Entwistle added, “I can assure you that Nigeria has no stronger partner against terrorism than the United States. We work together closely every day and constantly exploring new avenues of combating the operations of Boko Haram here in Nigeria and throughout the Lake Chad region.”
Speaking on preserving Nigeria’s oldest forest, which is in Cross River State, Entwistle said the US recognised the urgency of combating wildlife trafficking.
Sultan’s group warns military
The Jamaátul Nasril Islam, led by the Sultan of Sokoto, Alhaji Sa’ad Abubakar III, has cautioned the Nigerian military against the use of excessive force against unarmed members of the public.
The group noted that the unfortunate clash between soldiers and Shiite members in Zaria on Saturday was avoidable if the Army had applied internationally best practices of their rules of engagement in the situation.
In a statement by the Secretary-General of the JNI, Dr. Khalid Aliyu, in Kaduna on Wednesday, the organisation cautioned the public, especially religious organisations, to always recognise and operate within the ambit of the law and order as provided by the laws of the land as well as their religious tenets.
The Islamic religious body described the clash as most unfortunate and commiserated with families of those who lost their lives.
It commended the Federal Government for instituting a fact-finding delegation, led by Dambazau, for an on-the-spot assessment.
It also appealed to the government to institute an enquiry into the Zaria upheaval to unravel its remote and immediate causes so as to forestall future occurrence.
The JNI said, “The sordid state of insecurity in the nation is no longer news to every discerning mind. The level of apprehension, particularly in Zaria, Kaduna State, as a result of the avoidable skirmishes that occurred on Saturday, December 12, 2015, between the Shiites and the Nigerian Army, is unfortunate.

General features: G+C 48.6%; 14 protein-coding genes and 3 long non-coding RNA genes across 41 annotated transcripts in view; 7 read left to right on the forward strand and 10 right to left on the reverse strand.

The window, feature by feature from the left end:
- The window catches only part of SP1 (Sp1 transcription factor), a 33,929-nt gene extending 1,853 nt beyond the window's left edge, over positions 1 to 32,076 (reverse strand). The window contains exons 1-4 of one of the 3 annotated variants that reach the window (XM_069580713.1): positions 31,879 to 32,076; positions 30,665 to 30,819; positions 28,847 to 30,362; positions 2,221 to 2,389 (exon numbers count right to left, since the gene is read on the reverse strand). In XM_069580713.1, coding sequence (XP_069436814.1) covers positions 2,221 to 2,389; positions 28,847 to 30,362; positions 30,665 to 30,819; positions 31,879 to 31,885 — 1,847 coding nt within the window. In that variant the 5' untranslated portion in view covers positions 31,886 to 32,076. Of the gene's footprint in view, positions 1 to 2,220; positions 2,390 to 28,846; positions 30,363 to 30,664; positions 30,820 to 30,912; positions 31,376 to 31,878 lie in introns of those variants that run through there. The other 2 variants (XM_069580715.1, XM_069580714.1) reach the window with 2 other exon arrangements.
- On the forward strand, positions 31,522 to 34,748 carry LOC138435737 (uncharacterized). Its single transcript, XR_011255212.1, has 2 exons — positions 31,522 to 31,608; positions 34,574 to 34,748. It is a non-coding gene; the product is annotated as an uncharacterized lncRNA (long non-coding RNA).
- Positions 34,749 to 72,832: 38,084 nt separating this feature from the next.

“The residents of Zaria and beyond were indeed thrown into a state of pandemonium; hence, it is with all sense of responsibility that JNI, under the leadership of His Eminence, Alhaji Muhammad Sa’ad Abubakar, the Sultan of Sokoto and President-General, JNI, makes this press statement on the sorry state of affairs as it relates to insecurity in our enviable country, Nigeria.
“JNI, after following the events as they unfolded, reiterates in line with its previous related releases that life is sacred and must be treated as such.
“And restraint should always be exercised in the course of discharging one’s civil, official and or religious duties.
“We must all view the insecurity quagmire as a challenge to all Nigerians, regardless of any parochial consideration.
“Security agencies must operate within the internationally established convention of rules of engagement in the discharge of their duties.
“Excessive force should be avoided and lives be preserved and protected.’’
It was learnt on Wednesday that security operatives had freed about 180 of the detained members of the sect.
The President of Media Forum, Islamic Movement of Nigeria, Malam Ibrahim Musa, confirmed the release of about 174 members on Tuesday and another six on Wednesday.
He added that about 170 members, who were arrested in Kaduna, were currently in the custody of the Police.
The sect alleged that the Army authorities had evacuated the corpses they deposited at the morgue of the Ahmadu Bello University Teaching Hospital, Zaria, and buried them in unknown mass graves.
They demanded the location of the mass graves and the interrogation of those who gave the order for the burial, which they described as “unfortunate.”
The Shiite, in a statement by Musa, said, “This is a very unfortunate episode in the massacre of innocent Muslims conducted by the Nigerian Army.
“How can people, whose parents and relatives are all known, be buried without proper Islamic burial?
“This is against all known Islamic laws and principles and even international laws. The Nigerian Army has desecrated our dead (members).”